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Cleaning and Moisturizing African American Skin

By HERWriter Blogger
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How to keep African American skin clean and moisturized via pexels

African Americans tend to have a combination of skin care issues.  Although each person is different of course, many African Americans have oily skin (or patches) on their faces and dry skin on their legs, arms, and the rest of their body.  

Though there are no perfect products that are right for every person, experts agree that moisturizers and cleansers in general are necessary for healthy skin and should be part of a basic skin care routine. Both facial and body moisturizers will keep the skin supple, healthy and glowing. And cleansers keep the skin clean and clear, and keep blemishes to a minimum.

To find the right product for one's skin, one needs to first define what type of skin he or she has.  One could have oily skin, dry skin, or combination skin, which combines the best and worst of both issues.  

No matter the type of skin, it always should be handled gently and with care. Once the skin type is defined, it is not difficult to find products geared toward that specific skin type.  

One thing every type of skin needs before anything else is a good facial cleanser. To remove makeup, dirt, and everyday build up, a cleanser should be used twice a day, morning and night.

Never, ever, EVER should anyone, especially a woman who uses cosmetics, not wash their face at night to remove the day's worth of product, environmental grime, and excess oil. Avoid using hot water as that can aggravate the skin, making it dry and itchy.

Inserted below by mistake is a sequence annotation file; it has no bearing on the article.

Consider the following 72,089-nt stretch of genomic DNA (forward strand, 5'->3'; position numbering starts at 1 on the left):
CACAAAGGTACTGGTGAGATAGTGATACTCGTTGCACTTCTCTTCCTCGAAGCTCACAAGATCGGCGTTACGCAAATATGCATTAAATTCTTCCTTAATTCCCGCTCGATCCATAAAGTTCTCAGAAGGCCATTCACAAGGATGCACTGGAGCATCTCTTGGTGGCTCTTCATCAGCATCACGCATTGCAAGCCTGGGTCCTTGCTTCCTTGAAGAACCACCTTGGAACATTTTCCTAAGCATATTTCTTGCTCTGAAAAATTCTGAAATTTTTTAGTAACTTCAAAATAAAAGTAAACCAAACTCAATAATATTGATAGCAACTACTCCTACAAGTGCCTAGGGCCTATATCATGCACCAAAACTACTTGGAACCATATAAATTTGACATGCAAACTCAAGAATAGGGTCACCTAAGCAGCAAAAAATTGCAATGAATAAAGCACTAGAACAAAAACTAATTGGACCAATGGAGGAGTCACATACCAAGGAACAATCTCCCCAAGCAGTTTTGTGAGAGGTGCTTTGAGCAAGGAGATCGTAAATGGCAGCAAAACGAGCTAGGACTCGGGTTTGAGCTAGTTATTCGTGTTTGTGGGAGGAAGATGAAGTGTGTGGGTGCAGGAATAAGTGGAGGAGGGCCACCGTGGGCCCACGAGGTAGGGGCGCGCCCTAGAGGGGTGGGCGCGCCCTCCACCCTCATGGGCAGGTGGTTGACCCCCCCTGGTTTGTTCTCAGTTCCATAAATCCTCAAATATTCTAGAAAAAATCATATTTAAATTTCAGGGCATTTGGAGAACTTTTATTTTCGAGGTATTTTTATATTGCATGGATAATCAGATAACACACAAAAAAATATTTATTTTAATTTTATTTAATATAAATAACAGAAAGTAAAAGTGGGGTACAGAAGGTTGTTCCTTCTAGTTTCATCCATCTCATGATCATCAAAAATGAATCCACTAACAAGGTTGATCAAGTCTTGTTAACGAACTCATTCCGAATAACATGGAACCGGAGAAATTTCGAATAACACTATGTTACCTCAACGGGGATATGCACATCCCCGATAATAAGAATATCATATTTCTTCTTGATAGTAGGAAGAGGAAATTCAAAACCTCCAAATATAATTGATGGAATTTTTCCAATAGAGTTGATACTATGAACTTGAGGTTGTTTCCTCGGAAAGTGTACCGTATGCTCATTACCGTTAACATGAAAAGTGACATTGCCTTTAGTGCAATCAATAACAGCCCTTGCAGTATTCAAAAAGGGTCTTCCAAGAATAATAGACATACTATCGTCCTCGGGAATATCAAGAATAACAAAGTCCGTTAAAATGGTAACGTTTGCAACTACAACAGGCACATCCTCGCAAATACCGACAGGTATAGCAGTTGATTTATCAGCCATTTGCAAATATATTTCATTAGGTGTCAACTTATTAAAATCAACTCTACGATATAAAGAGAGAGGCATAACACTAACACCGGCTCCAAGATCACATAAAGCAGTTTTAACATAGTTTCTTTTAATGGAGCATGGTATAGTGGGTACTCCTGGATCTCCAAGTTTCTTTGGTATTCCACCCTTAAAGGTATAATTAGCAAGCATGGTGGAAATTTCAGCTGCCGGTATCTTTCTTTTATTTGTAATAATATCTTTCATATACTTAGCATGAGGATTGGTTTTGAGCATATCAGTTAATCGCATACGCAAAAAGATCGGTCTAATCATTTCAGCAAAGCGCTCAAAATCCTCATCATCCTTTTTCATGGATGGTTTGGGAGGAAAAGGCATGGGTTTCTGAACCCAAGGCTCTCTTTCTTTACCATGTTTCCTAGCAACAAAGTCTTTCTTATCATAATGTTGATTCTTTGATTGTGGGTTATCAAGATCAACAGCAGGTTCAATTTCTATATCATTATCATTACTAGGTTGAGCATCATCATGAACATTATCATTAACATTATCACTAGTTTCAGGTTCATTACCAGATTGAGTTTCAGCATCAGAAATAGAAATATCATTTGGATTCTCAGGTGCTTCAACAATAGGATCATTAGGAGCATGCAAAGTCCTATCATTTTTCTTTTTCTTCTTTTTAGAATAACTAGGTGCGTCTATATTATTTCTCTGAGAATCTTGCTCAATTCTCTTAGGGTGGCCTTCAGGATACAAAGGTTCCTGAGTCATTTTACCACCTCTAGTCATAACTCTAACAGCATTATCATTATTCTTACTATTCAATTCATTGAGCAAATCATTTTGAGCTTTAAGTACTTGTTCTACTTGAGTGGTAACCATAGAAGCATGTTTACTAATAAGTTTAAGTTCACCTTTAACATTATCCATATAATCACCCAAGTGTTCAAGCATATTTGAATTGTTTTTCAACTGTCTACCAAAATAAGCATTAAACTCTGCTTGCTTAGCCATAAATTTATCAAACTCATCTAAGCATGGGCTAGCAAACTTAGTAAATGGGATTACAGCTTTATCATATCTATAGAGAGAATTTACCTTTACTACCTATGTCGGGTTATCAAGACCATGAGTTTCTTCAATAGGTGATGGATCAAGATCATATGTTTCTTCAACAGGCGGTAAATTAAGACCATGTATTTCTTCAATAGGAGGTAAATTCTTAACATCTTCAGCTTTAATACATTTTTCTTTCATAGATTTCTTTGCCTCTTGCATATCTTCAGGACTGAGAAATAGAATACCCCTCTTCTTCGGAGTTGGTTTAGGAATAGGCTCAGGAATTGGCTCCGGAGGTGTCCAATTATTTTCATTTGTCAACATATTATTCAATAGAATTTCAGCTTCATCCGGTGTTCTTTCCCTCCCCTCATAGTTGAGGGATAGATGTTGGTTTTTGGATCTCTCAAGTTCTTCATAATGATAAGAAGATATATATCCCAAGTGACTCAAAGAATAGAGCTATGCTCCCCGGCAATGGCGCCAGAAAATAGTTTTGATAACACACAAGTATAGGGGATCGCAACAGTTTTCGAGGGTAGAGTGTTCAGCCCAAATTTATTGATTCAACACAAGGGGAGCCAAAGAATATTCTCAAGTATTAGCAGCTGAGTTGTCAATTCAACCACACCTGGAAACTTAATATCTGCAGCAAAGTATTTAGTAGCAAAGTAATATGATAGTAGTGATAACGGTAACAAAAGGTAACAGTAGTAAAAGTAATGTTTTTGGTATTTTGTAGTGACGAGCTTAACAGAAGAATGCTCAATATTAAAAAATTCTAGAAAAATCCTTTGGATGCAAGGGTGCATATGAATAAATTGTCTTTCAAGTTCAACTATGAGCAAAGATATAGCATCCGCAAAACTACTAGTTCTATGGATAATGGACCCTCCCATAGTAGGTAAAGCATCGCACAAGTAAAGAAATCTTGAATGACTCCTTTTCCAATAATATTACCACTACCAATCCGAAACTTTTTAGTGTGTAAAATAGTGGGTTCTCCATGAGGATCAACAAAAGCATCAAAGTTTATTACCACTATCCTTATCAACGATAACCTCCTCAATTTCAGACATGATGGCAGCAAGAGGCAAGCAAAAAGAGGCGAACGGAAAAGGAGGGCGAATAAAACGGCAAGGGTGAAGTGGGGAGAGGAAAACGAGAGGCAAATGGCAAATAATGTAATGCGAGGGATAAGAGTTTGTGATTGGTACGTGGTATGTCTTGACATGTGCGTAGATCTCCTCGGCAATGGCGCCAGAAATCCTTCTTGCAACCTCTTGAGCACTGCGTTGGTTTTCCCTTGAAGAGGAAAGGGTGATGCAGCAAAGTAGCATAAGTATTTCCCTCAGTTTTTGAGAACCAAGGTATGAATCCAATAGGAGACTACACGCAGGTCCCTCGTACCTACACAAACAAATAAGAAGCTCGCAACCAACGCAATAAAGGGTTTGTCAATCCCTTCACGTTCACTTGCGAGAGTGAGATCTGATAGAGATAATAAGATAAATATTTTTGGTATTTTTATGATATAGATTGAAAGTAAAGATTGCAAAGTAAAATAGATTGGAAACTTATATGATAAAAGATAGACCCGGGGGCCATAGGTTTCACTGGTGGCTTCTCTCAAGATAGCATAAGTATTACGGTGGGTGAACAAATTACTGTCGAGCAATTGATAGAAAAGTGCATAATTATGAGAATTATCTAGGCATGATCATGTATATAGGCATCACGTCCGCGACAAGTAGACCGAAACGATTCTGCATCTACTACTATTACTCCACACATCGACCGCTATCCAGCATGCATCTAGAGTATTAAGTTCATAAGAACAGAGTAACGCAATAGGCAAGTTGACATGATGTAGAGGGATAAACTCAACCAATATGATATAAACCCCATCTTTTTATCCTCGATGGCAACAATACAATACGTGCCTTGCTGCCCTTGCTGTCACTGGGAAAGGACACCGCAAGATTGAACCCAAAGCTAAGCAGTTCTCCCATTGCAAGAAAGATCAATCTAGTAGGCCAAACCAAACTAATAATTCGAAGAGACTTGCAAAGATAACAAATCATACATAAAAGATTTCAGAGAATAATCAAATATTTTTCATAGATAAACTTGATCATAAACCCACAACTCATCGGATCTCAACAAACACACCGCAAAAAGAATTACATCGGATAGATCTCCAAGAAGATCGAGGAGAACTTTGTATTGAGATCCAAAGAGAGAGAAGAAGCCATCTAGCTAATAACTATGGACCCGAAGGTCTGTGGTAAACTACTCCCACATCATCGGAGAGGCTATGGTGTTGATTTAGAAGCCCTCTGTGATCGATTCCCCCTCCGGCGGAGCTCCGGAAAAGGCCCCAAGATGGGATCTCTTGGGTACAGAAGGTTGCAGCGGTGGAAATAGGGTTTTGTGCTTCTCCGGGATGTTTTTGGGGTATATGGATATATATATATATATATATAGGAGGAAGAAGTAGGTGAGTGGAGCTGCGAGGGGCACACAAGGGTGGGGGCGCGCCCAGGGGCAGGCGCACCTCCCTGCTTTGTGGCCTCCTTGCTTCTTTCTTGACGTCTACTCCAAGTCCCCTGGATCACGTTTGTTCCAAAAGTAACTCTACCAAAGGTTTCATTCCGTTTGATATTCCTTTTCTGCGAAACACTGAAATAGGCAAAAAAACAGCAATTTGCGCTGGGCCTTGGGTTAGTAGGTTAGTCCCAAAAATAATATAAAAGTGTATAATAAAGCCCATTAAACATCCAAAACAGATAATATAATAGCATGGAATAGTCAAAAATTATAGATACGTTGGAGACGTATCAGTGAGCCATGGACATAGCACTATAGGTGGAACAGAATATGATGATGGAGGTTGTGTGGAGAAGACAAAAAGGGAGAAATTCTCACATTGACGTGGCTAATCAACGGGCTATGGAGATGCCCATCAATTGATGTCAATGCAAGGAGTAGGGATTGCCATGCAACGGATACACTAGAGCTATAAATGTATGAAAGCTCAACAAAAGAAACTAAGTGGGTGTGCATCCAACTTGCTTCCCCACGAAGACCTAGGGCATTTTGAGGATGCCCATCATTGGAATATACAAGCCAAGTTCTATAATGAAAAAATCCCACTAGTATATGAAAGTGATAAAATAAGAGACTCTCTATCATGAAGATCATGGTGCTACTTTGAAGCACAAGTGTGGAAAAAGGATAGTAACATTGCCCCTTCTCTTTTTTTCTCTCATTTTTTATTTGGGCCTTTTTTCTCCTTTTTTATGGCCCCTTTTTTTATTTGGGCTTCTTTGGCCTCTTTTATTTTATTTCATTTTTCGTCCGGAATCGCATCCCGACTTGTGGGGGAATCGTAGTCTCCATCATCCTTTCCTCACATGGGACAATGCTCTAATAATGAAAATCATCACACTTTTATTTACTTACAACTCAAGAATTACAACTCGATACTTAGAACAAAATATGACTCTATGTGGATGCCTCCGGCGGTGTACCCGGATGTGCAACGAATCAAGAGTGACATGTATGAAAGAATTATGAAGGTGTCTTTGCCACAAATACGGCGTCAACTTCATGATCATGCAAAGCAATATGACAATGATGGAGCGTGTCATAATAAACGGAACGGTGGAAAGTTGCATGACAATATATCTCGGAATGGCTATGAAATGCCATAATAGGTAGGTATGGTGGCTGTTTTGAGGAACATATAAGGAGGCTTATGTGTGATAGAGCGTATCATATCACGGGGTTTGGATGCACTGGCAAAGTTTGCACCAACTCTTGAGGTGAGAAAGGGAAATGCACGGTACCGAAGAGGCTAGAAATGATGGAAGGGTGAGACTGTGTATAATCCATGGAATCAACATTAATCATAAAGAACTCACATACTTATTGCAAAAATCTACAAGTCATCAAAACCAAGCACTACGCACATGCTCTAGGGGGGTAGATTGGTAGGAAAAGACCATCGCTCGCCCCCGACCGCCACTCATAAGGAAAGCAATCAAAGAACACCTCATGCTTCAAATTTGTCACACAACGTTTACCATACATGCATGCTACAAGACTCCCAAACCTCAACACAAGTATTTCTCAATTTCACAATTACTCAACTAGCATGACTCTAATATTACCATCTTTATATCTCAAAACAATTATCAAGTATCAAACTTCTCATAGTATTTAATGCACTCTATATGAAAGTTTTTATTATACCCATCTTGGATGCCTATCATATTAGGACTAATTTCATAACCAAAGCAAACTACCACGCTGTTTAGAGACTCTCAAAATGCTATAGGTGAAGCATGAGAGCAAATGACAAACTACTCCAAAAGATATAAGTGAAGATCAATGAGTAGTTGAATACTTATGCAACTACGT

For dry skin, non-soapy cleansers work best, as actual soap can cause the skin to be even more drying. On the other hand, for those with oily or combination skin, soap can work well.  Using clean hands, a sponge, or a washcloth when cleansing the face can help prevent skin problems and acne flare ups.

The key for facial moisturizers that everyone needs to know is that it is important to use a moisturizer that is especially made for the face.   Facial and body moisturizers have different properties and are for different purposes.   African Americans need both.  

Black skin usually works better with an oil-free moisturizer for the face and a cream for the body.

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We value and respect our HERWriters' experiences, but everyone is different. Many of our writers are speaking from personal experience, and what's worked for them may not work for you. Their articles are not a substitute for medical advice, although we hope you can gain knowledge from their insight.